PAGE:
13 October 1936–8 September 2008
On Monday 8 September 2008, after three days in a coma, Madge Neilson died peacefully at the Sydney Adventist Hospital.
Madge was born in Cessnock, NSW, the daughter of a coal miner. She grew up in Cessnock and Swansea, attending school there and later going to Home Science Girls High in Newcastle. It was in the Hunter, against the background of the Great Depression that Madge’s fierce passion for social justice was born.
Married at 19, Madge had four children within seven years. In the 1970s, by then a sole parent, Madge commenced her nursing training at the Royal Newcastle Hospital. She worked shiftwork, studied, sat exams and then went home to care for her family. This was at a time when many nursing schools forbade nurses getting married and ‘family friendly employment policies’ were unheard of.
In 1986, Madge started work for the NSW Nurses’ Association. It was an ideal job for Madge, allowing her to combine her nursing with her passion for social justice. Her first job as an organiser was to open the Hunter office, and against all odds she made it work. She worked tirelessly for members throughout NSW until her retirement in March 2002.
There are too many wonderful Madge Neilson stories to recount. However, a few come to mind that illustrate Madge’s determination and fearless representation of members.
The first relates to a rural base hospital where an ENT surgeon allegedly sexually abused anaesthetised female patients. OT staff had sounded the alarm bells, but to no avail. They came to Madge who took the matter on. The case, which ultimately went to court, ended years later but Madge supported staff right through the process. Famously, the doctor’s barrister, cross-examining one of the OT staff, demanded to know what ’that lady from the union’ had told him to say. The answer was perfect: ’She told me to tell the truth’.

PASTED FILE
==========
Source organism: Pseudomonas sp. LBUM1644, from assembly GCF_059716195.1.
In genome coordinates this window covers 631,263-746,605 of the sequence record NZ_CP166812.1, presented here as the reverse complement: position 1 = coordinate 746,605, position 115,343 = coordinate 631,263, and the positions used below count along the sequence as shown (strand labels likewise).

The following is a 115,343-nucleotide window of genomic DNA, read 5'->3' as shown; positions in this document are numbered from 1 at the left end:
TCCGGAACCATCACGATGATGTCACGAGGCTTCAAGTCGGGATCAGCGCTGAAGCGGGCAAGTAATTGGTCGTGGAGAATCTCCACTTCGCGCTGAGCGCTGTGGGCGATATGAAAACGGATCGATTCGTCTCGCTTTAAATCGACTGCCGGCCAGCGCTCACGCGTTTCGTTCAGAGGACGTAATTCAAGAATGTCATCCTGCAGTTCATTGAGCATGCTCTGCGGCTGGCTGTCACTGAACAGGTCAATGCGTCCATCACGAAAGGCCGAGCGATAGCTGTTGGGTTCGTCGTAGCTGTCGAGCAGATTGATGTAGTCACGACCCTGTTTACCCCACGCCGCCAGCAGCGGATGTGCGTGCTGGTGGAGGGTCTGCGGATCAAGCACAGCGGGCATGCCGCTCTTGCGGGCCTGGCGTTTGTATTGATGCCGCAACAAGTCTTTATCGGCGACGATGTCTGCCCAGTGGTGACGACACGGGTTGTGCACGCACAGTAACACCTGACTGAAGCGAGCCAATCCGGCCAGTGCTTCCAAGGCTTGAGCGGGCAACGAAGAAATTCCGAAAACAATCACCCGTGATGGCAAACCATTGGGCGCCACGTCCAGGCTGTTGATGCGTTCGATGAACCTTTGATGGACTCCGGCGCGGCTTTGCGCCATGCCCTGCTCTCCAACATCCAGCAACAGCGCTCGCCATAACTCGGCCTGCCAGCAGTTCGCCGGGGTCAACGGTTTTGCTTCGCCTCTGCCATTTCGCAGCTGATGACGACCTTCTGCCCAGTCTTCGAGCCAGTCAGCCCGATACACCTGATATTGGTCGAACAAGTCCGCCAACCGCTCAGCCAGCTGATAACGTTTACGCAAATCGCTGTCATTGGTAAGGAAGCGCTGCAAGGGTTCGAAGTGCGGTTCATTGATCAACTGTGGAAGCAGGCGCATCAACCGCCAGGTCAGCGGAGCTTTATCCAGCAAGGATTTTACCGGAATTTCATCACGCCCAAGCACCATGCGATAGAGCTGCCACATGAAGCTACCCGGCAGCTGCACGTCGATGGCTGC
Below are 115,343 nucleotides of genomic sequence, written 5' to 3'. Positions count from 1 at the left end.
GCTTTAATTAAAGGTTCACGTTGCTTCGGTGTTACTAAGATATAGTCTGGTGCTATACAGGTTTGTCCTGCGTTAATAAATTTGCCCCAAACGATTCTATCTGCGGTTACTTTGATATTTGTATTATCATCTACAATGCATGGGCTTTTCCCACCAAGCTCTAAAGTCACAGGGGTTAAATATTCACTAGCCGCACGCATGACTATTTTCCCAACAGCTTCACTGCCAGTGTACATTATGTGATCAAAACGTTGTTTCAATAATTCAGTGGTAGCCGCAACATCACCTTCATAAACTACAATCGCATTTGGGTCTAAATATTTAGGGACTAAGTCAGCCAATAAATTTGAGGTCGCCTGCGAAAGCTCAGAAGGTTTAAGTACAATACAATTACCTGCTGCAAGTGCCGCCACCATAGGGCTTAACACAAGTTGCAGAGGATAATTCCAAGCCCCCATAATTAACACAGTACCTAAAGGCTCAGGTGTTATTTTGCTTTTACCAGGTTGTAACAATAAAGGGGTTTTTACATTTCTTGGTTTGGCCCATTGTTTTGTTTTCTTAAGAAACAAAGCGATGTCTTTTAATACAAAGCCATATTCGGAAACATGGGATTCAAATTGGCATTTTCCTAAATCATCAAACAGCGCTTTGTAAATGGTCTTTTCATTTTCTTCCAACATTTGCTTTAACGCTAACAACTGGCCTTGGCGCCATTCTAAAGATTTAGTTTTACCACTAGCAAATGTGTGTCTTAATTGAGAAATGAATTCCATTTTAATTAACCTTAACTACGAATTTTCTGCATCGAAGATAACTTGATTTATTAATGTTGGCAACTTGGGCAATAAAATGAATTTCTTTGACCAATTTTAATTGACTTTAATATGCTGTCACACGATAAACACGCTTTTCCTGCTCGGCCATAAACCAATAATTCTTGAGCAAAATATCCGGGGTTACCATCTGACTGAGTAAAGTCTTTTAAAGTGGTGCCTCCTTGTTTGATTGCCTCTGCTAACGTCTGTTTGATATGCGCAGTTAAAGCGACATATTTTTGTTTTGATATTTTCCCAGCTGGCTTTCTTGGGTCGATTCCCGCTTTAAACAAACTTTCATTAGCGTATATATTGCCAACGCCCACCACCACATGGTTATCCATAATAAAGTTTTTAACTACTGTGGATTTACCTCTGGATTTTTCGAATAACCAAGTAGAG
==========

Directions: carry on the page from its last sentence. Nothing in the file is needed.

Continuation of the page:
In December 1994, a newly registered nurse, Sandra Hoare, was murdered while on night duty in an isolated ward of Walgett Hospital. Madge spent months working with nurses at the hospital as they fought to understand how such a tragedy could occur. She sat with them and Sandra’s mother through the court proceedings that followed.
Another piece of life fell into place for Madge at the Association with the arrival of John Taylor (former Senior Industrial Officer), another coal miner’s kid from Cessnock. Madge and John quickly hit it off and they formed a loving partnership that John has described as the happiest years of his life.
They retired from the Association within a month of each other. They already had a home near Campbelltown, but they built a new one at Tallwoods (near Tuncurry). Madge had the kitchen and garden of her dreams and John had his golf and a computer to keep abreast of the latest industrial issues.
In 2007, Madge was diagnosed with gallbladder cancer and told she had three months to live. Typically, she was not going to rollover without a fight, so she endured major surgery, chemotherapy, and radiotherapy. At the end of November last year things looked positive. However, the cancer returned.
To many of us who knew Madge she seemed indestructible. She was a tower of strength who was going to outlive us all – it is still hard to grasp that she has physically gone.
Madge, countless members will remember your work and will be forever grateful for your assistance. Your friends and family and many acquaintances, including some worthy adversaries, will never forget you.
Our hearts go out to John, your children, grandchildren and brother, and all their families at this time of loss.
The world needs more Madge Neilsons.
(Our thanks to Madge’s family for supplying background and some text for this article.)
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